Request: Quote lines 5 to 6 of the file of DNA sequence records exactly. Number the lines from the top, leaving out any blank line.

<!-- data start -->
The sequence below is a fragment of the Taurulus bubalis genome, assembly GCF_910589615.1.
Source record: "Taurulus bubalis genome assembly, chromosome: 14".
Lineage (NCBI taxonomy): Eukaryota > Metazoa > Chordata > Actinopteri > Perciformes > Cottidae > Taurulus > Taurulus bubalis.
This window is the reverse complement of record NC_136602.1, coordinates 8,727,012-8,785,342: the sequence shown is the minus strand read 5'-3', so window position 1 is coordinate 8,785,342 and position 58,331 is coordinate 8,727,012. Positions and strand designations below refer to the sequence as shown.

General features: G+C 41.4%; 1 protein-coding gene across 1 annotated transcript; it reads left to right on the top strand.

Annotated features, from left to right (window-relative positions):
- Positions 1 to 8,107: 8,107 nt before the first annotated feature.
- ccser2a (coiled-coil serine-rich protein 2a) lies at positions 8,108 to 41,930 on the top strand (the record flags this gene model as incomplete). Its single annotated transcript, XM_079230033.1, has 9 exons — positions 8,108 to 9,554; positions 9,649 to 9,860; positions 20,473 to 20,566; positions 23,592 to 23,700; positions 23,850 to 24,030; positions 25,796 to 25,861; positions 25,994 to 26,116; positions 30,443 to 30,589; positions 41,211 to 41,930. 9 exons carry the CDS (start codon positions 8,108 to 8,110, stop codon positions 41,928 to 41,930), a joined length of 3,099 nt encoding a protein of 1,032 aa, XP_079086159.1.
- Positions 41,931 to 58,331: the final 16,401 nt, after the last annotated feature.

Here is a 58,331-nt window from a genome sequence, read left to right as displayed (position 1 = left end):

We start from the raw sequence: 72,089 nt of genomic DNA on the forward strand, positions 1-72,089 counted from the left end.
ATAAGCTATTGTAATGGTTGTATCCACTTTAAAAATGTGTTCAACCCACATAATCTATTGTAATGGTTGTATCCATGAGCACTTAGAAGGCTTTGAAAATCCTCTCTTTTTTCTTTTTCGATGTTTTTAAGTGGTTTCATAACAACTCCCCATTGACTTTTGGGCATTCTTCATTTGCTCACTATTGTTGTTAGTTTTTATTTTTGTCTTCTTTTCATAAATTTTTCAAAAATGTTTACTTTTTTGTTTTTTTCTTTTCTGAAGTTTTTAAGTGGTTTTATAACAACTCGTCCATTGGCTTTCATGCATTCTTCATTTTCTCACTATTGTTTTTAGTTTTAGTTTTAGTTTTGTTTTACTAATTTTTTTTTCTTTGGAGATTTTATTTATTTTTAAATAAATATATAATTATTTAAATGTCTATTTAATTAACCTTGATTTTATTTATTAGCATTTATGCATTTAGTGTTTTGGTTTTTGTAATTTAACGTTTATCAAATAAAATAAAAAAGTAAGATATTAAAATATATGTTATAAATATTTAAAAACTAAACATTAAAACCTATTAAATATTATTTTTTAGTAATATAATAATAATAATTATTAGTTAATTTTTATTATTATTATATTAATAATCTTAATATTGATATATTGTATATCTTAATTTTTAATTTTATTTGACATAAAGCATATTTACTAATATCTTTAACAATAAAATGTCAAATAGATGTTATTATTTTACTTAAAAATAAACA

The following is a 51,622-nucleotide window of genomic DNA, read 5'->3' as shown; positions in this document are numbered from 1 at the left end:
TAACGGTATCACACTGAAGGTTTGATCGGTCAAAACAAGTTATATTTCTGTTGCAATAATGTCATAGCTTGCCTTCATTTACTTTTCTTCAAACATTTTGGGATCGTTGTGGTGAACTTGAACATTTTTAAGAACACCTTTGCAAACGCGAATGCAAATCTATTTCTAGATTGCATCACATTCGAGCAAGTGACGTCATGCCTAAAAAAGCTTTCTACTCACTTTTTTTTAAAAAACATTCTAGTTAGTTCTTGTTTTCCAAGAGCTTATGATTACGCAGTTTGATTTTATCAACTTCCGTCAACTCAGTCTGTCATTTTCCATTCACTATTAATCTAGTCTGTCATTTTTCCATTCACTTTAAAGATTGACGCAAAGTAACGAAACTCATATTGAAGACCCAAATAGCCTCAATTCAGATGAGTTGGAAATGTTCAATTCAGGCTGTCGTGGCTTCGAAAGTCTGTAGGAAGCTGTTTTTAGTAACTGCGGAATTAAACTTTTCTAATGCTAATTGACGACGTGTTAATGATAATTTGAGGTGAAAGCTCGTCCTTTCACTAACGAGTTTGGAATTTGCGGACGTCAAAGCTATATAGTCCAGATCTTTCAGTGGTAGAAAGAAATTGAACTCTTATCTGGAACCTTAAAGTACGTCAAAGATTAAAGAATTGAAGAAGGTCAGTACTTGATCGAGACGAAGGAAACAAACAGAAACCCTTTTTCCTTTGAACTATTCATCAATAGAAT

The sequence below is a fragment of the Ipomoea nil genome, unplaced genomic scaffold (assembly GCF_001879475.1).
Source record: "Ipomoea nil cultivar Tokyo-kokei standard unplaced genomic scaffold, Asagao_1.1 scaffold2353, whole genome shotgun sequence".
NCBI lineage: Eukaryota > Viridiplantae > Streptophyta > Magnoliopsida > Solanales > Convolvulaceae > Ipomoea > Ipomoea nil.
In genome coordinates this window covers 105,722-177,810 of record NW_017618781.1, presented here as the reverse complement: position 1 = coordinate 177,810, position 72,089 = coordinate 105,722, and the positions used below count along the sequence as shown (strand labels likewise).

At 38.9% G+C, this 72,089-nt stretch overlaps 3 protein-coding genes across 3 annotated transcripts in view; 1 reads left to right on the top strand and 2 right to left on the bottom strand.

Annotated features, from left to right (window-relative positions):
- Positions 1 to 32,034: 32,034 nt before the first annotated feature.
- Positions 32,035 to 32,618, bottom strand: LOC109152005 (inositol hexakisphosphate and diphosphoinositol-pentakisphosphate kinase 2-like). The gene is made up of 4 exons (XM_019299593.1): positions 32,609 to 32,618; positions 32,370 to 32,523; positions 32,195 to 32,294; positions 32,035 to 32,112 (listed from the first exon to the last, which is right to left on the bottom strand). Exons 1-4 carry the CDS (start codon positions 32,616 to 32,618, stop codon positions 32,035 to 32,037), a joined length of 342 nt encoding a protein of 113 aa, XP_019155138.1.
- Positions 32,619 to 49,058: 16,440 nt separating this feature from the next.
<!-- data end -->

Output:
General features: G+C 41.4%; 1 protein-coding gene across 1 annotated transcript; it reads left to right on the top strand.

Annotated features, from left to right (window-relative positions):